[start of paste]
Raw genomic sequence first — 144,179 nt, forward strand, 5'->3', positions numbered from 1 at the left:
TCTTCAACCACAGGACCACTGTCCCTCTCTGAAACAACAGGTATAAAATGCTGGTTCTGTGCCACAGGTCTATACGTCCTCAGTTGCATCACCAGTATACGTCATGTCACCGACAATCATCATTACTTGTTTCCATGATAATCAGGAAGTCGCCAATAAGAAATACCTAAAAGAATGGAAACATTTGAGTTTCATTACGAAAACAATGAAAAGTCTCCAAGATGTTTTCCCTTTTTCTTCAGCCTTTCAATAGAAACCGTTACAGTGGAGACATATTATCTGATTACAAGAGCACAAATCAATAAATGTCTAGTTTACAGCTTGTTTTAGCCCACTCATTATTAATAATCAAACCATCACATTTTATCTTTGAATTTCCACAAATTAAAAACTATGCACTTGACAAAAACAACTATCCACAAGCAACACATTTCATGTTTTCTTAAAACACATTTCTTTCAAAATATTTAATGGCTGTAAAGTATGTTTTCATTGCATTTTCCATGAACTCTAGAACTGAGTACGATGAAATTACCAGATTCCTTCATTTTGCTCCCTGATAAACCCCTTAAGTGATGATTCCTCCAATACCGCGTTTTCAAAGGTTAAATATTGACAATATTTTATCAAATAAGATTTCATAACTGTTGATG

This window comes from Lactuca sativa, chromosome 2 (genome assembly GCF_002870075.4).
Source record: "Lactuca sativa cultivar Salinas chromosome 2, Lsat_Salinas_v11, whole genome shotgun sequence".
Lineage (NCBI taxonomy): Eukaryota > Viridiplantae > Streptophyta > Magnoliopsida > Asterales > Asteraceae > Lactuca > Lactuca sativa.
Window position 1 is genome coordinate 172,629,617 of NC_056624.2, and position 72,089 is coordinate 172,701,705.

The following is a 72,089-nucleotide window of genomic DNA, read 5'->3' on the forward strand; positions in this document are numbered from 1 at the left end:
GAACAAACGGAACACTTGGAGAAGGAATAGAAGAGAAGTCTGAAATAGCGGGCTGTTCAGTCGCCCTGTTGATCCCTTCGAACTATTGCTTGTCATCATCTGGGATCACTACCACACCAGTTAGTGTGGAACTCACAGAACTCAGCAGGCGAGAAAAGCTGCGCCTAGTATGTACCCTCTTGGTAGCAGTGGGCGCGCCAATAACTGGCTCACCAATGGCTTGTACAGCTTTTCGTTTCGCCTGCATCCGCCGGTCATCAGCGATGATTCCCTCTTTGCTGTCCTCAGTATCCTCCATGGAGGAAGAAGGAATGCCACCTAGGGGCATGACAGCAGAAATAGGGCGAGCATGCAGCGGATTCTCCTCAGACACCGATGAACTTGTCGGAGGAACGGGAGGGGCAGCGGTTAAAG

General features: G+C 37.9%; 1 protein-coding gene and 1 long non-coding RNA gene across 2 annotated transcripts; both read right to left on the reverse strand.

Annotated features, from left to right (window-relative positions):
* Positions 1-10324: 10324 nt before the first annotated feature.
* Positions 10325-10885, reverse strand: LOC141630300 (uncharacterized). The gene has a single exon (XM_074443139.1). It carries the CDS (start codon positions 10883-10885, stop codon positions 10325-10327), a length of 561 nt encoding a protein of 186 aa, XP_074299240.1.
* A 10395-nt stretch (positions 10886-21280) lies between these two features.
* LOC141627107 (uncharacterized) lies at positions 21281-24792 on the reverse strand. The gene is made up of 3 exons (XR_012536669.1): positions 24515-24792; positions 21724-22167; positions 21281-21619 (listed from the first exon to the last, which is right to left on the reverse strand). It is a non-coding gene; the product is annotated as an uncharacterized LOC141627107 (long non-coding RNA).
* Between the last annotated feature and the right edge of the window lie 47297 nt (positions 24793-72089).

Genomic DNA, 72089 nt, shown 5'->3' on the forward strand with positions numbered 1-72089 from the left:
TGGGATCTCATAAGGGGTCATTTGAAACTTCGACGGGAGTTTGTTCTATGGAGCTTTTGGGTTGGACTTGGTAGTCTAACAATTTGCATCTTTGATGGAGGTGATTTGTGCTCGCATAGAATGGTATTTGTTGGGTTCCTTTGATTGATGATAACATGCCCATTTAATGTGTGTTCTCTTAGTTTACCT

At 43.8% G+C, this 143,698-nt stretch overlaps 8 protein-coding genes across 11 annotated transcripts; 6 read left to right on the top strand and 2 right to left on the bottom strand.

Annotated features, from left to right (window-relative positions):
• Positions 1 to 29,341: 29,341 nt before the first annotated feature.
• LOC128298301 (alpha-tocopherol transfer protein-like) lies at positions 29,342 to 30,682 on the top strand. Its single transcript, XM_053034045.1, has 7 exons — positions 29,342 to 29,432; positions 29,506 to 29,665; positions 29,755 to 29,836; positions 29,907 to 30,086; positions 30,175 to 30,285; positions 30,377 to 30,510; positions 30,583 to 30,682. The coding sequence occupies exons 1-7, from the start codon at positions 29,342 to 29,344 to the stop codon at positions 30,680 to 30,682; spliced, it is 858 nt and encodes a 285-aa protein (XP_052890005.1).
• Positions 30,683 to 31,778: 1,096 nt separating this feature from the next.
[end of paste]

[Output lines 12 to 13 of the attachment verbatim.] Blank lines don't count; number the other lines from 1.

* Positions 10325-10885, reverse strand: LOC141630300 (uncharacterized). The gene has a single exon (XM_074443139.1). It carries the CDS (start codon positions 10883-10885, stop codon positions 10325-10327), a length of 561 nt encoding a protein of 186 aa, XP_074299240.1.
* A 10395-nt stretch (positions 10886-21280) lies between these two features.